I read Johnny Tremain about 45 years ago.  I remember loving it.  I, too, tried Brave New World a long time ago and did not like it well enough to finish it.  Well, now you can cross it off your list of books that that conquered you. You conquered it, so there.  What are you moving on to? 

I'm reading "Adulterio" by Paulo Coelho.  I read book in Spanish to keep up my skill with that language.  My reading comprehension is MUCH better than my listening comprehension.
I blazed through JOHNNY TREMAIN in two days.  It was wonderful.   I’d even call it a masterpiece of its kind.  It was especially nice how she wove in real heroes of the Revolution—like Dr Joseph Warren, Paul Revere, Sam Adams, et al—into the story.  Highly recommended if you like historical fiction and particularly American history. 

Not sure what I’m on to next...
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rockstar_not
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« Reply #2028 on: August 30, 2020, 05:37:35 AM »

To balance out my reading of "Mere Christianity", which makes you think really hard - I'm having a reading 'dessert' of the latest in Alexander McCall-Smith's series on Detective Varg, "The Talented Mr. Varg"
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Silence Dogood
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« Reply #2029 on: August 31, 2020, 10:20:00 PM »

I tend to re-read much of the time since a first reading hardly does justice to any book, and if it’s one that really speaks to me I always find more in additional readings.   But I am always on the lookout for new things.   I randomly picked up THE RIVER BETWEEN US by Richard Peck at my local library.  It is historical fiction set in the Civil War.   It wasn’t terrible but none of the characters were memorable or grabbed me.  I did seem immersed in the world of the time period for much of the book, so the writer did a good job there.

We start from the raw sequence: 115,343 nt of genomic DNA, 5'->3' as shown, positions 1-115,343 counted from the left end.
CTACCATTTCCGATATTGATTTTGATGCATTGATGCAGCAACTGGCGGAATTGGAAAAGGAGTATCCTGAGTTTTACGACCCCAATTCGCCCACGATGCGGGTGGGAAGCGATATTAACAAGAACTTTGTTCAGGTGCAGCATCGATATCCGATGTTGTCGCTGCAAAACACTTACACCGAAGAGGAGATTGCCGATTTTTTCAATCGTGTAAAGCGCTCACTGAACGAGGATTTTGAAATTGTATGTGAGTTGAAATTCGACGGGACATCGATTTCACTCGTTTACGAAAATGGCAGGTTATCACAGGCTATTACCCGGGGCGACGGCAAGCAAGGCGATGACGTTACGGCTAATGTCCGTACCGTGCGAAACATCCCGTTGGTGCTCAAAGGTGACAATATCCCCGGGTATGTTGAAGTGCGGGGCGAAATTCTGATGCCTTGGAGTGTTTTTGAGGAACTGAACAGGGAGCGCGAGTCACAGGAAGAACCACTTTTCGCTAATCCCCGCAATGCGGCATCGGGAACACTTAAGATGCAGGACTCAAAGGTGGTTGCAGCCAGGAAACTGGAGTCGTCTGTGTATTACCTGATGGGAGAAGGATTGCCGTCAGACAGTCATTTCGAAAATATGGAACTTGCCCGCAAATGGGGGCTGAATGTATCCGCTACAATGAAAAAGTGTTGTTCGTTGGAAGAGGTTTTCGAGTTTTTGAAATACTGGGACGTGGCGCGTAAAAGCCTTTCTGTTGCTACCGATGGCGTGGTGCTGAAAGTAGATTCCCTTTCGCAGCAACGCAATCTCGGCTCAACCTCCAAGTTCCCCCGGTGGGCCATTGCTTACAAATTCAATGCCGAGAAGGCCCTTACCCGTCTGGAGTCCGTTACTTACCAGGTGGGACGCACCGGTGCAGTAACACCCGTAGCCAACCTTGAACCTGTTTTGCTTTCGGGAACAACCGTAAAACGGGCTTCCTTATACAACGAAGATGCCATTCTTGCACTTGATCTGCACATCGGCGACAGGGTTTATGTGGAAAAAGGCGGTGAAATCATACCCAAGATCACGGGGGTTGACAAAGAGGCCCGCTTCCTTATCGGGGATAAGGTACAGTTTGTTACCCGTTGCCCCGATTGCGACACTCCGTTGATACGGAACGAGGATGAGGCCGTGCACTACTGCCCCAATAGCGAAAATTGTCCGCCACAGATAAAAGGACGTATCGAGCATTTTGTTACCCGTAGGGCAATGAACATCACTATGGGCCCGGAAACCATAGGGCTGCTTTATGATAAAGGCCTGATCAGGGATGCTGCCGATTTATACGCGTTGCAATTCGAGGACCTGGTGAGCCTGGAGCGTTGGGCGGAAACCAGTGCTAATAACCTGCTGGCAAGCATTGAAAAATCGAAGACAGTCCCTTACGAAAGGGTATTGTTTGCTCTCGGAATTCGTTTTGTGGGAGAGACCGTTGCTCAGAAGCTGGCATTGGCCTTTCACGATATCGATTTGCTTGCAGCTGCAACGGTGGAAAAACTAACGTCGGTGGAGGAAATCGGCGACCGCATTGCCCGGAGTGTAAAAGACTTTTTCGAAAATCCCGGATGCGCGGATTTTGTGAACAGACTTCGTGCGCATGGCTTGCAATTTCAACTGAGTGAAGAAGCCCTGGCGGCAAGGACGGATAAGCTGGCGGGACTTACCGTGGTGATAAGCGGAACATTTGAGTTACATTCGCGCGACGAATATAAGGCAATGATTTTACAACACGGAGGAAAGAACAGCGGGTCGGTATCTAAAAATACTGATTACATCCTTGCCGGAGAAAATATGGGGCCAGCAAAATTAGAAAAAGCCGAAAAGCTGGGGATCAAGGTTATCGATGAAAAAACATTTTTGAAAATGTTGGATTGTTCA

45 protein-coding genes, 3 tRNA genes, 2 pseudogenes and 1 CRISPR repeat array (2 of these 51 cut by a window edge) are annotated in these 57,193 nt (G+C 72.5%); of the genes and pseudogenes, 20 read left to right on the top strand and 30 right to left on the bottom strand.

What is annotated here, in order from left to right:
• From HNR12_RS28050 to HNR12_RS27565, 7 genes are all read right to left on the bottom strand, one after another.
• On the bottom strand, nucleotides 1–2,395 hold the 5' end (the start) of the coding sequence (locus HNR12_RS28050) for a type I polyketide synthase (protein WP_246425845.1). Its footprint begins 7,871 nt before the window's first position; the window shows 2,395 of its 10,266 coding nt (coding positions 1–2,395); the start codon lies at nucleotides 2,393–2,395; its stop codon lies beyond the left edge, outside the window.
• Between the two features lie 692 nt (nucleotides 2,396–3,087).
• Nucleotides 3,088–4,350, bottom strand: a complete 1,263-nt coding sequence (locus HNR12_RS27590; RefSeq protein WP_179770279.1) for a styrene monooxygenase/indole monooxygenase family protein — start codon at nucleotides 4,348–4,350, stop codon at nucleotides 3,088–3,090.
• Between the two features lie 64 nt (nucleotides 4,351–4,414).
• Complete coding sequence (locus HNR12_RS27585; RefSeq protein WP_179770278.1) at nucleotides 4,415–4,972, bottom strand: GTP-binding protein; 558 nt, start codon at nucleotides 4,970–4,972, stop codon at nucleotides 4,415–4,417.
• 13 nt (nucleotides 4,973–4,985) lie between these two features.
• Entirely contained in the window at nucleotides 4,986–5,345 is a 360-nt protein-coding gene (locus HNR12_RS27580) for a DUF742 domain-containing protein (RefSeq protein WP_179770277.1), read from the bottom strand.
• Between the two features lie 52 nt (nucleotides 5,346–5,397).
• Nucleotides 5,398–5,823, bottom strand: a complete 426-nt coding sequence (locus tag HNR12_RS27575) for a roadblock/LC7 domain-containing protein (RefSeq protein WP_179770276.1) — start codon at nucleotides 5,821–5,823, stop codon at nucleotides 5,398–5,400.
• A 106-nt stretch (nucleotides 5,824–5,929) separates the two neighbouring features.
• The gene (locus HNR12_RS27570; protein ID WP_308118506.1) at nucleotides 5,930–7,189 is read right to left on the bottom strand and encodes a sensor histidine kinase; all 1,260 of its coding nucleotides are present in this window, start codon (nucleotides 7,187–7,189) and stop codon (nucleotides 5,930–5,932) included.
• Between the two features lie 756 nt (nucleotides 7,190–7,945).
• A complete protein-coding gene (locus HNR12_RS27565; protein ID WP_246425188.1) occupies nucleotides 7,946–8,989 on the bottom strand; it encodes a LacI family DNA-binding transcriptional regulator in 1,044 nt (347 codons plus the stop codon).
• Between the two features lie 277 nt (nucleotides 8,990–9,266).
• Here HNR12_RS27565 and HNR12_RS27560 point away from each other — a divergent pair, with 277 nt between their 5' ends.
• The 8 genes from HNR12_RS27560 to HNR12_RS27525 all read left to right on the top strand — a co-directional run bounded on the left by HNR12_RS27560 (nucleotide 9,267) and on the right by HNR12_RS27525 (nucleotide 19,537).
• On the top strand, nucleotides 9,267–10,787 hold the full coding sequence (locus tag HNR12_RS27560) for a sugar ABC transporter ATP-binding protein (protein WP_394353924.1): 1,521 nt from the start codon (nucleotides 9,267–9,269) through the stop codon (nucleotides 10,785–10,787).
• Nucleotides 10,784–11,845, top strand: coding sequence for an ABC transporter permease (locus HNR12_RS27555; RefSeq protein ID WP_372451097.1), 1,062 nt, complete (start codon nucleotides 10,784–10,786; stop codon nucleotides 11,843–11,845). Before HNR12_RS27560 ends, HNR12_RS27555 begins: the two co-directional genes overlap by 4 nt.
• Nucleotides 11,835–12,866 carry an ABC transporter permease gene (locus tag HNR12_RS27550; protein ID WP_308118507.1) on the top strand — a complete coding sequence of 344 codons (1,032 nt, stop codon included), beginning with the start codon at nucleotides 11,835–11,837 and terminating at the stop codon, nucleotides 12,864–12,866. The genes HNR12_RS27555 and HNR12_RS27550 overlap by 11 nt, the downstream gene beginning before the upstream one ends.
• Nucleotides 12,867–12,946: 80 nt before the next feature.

I’m now re-reading 1984 by George Orwell.  It’s been about 15 years since my last reading of it. 
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WillettaZavala
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« Reply #2030 on: September 16, 2020, 10:41:53 AM »

I am reading Tom's Midnight Garden with my niece. Just want to enhance her interest in book reading and remembering childhood days :)
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ryler
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« Reply #2031 on: September 16, 2020, 11:45:08 PM »

If I didn't mention it earlier, I'm reading The Overstory by Richard Powers.  It's surprisingly interesting.  Fiction, where the central characters are trees.  Lots of botanical education within, which sounds dull, but isn't.  He blends the human characters in with the lives of trees.  Oh, this sounds like the trees are phantasmagorical, but they're just trees.  Hard to describe, but I like it so far.
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Silence Dogood
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« Reply #2032 on: September 20, 2020, 03:27:23 PM »

I just finished LAND OF HOPE: AN INVITATION TO THE GREAT AMERICAN STORY by Wilfred McClay.   This book was just great.  It takes you all the way from the pre-Columbus explorers and goes up to the present time.  Of course a lot is missed, but the highlights are there, and it connects everything nicely in a balanced way (i.e. it's not right- or left-leaning).  I learned a lot and enjoyed it thoroughly.  

On deck is SATAN IS REAL: THE BALLAD OF THE LOUVIN BROTHERS by Charlie Louvin.